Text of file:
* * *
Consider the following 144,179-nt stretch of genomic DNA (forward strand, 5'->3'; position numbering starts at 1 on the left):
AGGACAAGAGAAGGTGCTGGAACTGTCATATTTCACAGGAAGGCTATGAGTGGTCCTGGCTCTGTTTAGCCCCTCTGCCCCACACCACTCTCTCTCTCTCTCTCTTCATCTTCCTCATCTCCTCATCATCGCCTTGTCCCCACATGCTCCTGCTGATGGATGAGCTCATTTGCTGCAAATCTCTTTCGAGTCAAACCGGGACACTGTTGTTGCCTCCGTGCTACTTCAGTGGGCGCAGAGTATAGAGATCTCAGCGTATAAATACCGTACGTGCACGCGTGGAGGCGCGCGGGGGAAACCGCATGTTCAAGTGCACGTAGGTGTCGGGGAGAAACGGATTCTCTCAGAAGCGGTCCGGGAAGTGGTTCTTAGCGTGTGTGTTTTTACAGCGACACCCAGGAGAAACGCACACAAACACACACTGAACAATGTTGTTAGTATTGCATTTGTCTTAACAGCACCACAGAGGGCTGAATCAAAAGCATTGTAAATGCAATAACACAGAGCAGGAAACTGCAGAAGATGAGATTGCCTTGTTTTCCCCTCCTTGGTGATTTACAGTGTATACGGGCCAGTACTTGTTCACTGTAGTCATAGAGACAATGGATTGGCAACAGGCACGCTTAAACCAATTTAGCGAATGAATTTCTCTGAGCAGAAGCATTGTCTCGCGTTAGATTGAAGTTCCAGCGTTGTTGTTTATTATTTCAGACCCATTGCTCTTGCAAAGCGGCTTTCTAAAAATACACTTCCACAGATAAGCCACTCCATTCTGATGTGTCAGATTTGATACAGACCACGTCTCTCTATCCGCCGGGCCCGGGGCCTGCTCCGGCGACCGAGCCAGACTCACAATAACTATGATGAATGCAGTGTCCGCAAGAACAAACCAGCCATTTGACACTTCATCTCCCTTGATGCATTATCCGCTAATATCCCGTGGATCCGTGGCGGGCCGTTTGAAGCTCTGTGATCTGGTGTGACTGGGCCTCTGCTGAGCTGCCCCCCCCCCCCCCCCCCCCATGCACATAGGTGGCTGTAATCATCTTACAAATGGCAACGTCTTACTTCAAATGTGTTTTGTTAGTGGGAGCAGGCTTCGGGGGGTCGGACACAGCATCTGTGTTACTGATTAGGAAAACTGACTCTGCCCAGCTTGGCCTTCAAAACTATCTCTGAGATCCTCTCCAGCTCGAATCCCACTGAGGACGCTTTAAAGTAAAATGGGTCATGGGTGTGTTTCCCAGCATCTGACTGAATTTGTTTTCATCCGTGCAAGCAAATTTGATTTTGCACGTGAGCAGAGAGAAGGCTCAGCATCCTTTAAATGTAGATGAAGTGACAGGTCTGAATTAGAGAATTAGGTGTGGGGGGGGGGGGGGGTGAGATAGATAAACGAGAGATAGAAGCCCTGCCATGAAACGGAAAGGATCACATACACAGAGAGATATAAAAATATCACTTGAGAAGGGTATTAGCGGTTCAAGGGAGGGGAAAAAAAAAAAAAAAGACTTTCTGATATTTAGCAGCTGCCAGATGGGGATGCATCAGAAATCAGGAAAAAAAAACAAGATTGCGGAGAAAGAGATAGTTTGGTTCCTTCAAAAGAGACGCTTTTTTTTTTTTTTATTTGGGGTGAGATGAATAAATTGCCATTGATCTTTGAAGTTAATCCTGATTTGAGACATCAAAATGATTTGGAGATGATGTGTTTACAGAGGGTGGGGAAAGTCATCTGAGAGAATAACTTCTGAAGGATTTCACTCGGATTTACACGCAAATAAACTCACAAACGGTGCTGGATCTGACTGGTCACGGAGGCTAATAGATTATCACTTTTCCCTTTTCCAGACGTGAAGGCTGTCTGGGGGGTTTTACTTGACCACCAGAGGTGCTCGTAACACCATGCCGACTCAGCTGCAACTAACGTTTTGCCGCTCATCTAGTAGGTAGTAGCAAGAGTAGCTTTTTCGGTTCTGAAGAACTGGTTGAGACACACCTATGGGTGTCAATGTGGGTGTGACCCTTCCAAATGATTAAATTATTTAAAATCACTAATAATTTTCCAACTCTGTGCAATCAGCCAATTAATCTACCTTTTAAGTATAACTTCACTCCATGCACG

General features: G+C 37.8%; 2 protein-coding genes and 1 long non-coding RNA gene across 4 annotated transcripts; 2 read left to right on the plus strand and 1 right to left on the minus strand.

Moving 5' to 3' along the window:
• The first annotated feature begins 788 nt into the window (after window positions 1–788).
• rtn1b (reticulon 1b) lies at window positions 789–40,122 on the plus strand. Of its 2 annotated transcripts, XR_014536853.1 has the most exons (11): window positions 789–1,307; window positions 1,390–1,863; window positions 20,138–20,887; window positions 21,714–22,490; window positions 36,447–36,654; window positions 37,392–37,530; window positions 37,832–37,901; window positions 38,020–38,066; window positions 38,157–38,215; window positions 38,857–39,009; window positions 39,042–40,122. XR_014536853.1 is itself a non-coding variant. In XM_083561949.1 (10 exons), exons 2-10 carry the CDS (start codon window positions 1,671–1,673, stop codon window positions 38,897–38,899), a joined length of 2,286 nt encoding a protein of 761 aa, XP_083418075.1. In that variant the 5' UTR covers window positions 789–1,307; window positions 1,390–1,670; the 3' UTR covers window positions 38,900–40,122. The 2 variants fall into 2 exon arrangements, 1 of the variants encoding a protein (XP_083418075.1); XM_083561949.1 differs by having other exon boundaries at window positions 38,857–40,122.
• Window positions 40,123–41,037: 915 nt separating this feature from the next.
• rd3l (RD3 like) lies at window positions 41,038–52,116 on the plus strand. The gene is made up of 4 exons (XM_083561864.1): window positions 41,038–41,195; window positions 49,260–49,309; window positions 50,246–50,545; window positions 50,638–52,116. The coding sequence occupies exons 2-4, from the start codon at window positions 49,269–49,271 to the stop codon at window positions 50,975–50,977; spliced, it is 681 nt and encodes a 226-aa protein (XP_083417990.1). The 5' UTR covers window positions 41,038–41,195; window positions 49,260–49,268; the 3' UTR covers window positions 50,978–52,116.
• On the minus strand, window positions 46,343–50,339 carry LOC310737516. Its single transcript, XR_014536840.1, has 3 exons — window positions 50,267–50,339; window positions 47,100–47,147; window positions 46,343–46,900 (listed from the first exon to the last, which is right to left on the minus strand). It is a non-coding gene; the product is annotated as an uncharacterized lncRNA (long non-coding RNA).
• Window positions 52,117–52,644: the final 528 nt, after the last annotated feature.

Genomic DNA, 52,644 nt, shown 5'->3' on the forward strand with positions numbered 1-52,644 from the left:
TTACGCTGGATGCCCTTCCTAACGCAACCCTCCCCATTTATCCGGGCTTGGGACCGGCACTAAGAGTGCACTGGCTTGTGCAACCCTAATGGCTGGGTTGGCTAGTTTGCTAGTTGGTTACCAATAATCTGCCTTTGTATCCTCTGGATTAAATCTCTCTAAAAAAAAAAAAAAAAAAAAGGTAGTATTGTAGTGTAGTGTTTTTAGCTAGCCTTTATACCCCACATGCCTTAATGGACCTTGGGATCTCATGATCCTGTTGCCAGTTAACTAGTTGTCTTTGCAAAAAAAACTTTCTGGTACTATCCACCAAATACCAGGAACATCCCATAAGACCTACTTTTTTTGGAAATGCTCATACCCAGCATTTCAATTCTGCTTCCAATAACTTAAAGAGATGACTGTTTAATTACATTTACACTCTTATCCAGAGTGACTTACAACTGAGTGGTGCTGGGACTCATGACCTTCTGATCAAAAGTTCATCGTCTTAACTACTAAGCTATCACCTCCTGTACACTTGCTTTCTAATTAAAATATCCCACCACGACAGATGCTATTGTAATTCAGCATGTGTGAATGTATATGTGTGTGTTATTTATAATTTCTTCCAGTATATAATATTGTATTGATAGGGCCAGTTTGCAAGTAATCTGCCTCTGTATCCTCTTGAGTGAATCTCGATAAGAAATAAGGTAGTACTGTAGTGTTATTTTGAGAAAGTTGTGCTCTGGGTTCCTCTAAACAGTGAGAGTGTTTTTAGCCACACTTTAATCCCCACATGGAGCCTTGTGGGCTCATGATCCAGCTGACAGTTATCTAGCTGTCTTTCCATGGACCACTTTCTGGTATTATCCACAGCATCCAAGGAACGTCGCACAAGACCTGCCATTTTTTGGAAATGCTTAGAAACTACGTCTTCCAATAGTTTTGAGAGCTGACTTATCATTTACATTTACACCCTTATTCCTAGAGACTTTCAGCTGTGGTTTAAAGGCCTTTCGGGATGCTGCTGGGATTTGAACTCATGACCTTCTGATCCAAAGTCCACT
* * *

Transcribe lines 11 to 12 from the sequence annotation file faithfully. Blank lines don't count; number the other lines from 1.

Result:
Genomic DNA, 52,644 nt, shown 5'->3' on the forward strand with positions numbered 1-52,644 from the left:
TTACGCTGGATGCCCTTCCTAACGCAACCCTCCCCATTTATCCGGGCTTGGGACCGGCACTAAGAGTGCACTGGCTTGTGCAACCCTAATGGCTGGGTTGGCTAGTTTGCTAGTTGGTTACCAATAATCTGCCTTTGTATCCTCTGGATTAAATCTCTCTAAAAAAAAAAAAAAAAAAAAGGTAGTATTGTAGTGTAGTGTTTTTAGCTAGCCTTTATACCCCACATGCCTTAATGGACCTTGGGATCTCATGATCCTGTTGCCAGTTAACTAGTTGTCTTTGCAAAAAAAACTTTCTGGTACTATCCACCAAATACCAGGAACATCCCATAAGACCTACTTTTTTTGGAAATGCTCATACCCAGCATTTCAATTCTGCTTCCAATAACTTAAAGAGATGACTGTTTAATTACATTTACACTCTTATCCAGAGTGACTTACAACTGAGTGGTGCTGGGACTCATGACCTTCTGATCAAAAGTTCATCGTCTTAACTACTAAGCTATCACCTCCTGTACACTTGCTTTCTAATTAAAATATCCCACCACGACAGATGCTATTGTAATTCAGCATGTGTGAATGTATATGTGTGTGTTATTTATAATTTCTTCCAGTATATAATATTGTATTGATAGGGCCAGTTTGCAAGTAATCTGCCTCTGTATCCTCTTGAGTGAATCTCGATAAGAAATAAGGTAGTACTGTAGTGTTATTTTGAGAAAGTTGTGCTCTGGGTTCCTCTAAACAGTGAGAGTGTTTTTAGCCACACTTTAATCCCCACATGGAGCCTTGTGGGCTCATGATCCAGCTGACAGTTATCTAGCTGTCTTTCCATGGACCACTTTCTGGTATTATCCACAGCATCCAAGGAACGTCGCACAAGACCTGCCATTTTTTGGAAATGCTTAGAAACTACGTCTTCCAATAGTTTTGAGAGCTGACTTATCATTTACATTTACACCCTTATTCCTAGAGACTTTCAGCTGTGGTTTAAAGGCCTTTCGGGATGCTGCTGGGATTTGAACTCATGACCTTCTGATCCAAAGTCCACT